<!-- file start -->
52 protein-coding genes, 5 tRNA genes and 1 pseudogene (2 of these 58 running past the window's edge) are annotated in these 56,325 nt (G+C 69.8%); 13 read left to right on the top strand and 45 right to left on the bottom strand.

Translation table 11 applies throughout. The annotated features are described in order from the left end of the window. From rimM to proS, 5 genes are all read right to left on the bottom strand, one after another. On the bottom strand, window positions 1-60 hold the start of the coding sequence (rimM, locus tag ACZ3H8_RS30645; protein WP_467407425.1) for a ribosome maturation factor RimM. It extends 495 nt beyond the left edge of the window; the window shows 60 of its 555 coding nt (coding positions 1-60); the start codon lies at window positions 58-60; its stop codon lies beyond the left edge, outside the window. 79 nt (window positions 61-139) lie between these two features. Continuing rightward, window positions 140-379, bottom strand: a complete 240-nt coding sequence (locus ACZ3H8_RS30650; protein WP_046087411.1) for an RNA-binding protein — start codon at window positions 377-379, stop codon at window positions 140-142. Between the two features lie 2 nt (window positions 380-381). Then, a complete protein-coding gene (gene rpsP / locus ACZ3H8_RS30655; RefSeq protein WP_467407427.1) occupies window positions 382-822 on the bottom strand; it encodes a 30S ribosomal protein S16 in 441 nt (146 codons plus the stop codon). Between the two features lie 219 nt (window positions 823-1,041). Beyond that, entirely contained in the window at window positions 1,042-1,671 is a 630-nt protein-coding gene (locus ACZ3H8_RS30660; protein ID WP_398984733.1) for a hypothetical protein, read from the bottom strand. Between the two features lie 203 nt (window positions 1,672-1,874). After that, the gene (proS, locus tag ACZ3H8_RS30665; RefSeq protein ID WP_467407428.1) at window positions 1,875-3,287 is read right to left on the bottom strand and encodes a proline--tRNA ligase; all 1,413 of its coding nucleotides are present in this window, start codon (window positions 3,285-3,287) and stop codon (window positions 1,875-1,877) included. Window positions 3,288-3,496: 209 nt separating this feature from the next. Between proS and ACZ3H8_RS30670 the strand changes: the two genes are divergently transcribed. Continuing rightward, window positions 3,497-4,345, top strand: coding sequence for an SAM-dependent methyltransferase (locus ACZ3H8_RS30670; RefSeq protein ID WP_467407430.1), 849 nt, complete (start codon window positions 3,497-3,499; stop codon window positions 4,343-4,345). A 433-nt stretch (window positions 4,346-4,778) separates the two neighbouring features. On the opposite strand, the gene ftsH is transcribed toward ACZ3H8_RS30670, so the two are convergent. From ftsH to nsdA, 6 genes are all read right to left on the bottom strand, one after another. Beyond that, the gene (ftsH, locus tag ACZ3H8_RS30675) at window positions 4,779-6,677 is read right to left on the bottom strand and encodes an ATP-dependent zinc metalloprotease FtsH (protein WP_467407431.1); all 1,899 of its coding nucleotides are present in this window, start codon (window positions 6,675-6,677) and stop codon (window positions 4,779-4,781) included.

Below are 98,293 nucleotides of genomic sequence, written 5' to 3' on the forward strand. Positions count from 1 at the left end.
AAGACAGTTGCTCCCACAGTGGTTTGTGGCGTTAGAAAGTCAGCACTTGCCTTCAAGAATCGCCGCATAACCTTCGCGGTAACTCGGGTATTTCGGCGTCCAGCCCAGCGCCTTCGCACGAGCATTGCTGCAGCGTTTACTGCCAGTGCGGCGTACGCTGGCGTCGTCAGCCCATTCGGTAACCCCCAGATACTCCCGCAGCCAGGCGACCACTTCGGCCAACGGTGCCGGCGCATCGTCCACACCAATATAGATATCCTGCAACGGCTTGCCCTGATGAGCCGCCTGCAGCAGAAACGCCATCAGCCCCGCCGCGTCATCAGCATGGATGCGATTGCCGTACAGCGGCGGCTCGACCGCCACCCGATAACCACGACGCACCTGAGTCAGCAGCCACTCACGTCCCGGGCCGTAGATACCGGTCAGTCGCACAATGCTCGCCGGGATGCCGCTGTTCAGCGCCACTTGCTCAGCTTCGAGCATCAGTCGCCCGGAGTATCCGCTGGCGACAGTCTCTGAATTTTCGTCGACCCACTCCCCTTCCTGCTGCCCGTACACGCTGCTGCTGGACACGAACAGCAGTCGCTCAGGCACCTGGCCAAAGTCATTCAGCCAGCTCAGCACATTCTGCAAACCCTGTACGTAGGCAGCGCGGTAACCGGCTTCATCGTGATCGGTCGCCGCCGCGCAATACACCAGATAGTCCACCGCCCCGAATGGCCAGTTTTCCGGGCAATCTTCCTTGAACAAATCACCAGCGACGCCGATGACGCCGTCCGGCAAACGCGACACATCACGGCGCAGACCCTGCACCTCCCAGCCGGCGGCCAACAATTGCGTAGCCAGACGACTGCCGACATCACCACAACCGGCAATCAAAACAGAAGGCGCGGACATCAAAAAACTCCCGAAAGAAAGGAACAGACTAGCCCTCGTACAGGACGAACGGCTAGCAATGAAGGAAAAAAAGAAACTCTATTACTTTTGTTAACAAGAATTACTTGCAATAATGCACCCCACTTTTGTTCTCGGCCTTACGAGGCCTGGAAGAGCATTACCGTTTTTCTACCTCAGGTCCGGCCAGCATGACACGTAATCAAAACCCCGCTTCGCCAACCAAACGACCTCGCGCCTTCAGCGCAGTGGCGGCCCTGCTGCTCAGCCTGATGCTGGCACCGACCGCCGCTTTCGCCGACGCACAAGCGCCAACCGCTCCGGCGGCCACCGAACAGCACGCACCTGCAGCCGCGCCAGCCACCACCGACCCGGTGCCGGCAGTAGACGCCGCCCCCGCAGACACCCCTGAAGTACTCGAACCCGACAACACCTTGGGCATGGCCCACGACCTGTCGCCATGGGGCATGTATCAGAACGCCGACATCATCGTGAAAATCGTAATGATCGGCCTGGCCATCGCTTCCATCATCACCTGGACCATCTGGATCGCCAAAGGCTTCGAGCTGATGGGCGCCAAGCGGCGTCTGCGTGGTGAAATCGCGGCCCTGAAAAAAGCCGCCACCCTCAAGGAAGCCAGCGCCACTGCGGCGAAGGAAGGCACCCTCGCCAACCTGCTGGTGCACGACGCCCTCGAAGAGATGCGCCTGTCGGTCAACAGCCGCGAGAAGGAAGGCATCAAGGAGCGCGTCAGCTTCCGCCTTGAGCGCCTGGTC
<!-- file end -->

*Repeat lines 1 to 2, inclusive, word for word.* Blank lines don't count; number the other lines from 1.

52 protein-coding genes, 5 tRNA genes and 1 pseudogene (2 of these 58 running past the window's edge) are annotated in these 56,325 nt (G+C 69.8%); 13 read left to right on the top strand and 45 right to left on the bottom strand.

Translation table 11 applies throughout. The annotated features are described in order from the left end of the window. From rimM to proS, 5 genes are all read right to left on the bottom strand, one after another. On the bottom strand, window positions 1-60 hold the start of the coding sequence (rimM, locus tag ACZ3H8_RS30645; protein WP_467407425.1) for a ribosome maturation factor RimM. It extends 495 nt beyond the left edge of the window; the window shows 60 of its 555 coding nt (coding positions 1-60); the start codon lies at window positions 58-60; its stop codon lies beyond the left edge, outside the window. 79 nt (window positions 61-139) lie between these two features. Continuing rightward, window positions 140-379, bottom strand: a complete 240-nt coding sequence (locus ACZ3H8_RS30650; protein WP_046087411.1) for an RNA-binding protein — start codon at window positions 377-379, stop codon at window positions 140-142. Between the two features lie 2 nt (window positions 380-381). Then, a complete protein-coding gene (gene rpsP / locus ACZ3H8_RS30655; RefSeq protein WP_467407427.1) occupies window positions 382-822 on the bottom strand; it encodes a 30S ribosomal protein S16 in 441 nt (146 codons plus the stop codon). Between the two features lie 219 nt (window positions 823-1,041). Beyond that, entirely contained in the window at window positions 1,042-1,671 is a 630-nt protein-coding gene (locus ACZ3H8_RS30660; protein ID WP_398984733.1) for a hypothetical protein, read from the bottom strand. Between the two features lie 203 nt (window positions 1,672-1,874). After that, the gene (proS, locus tag ACZ3H8_RS30665; RefSeq protein ID WP_467407428.1) at window positions 1,875-3,287 is read right to left on the bottom strand and encodes a proline--tRNA ligase; all 1,413 of its coding nucleotides are present in this window, start codon (window positions 3,285-3,287) and stop codon (window positions 1,875-1,877) included. Window positions 3,288-3,496: 209 nt separating this feature from the next. Between proS and ACZ3H8_RS30670 the strand changes: the two genes are divergently transcribed. Continuing rightward, window positions 3,497-4,345, top strand: coding sequence for an SAM-dependent methyltransferase (locus ACZ3H8_RS30670; RefSeq protein ID WP_467407430.1), 849 nt, complete (start codon window positions 3,497-3,499; stop codon window positions 4,343-4,345). A 433-nt stretch (window positions 4,346-4,778) separates the two neighbouring features. On the opposite strand, the gene ftsH is transcribed toward ACZ3H8_RS30670, so the two are convergent. From ftsH to nsdA, 6 genes are all read right to left on the bottom strand, one after another. Beyond that, the gene (ftsH, locus tag ACZ3H8_RS30675) at window positions 4,779-6,677 is read right to left on the bottom strand and encodes an ATP-dependent zinc metalloprotease FtsH (protein WP_467407431.1); all 1,899 of its coding nucleotides are present in this window, start codon (window positions 6,675-6,677) and stop codon (window positions 4,779-4,781) included.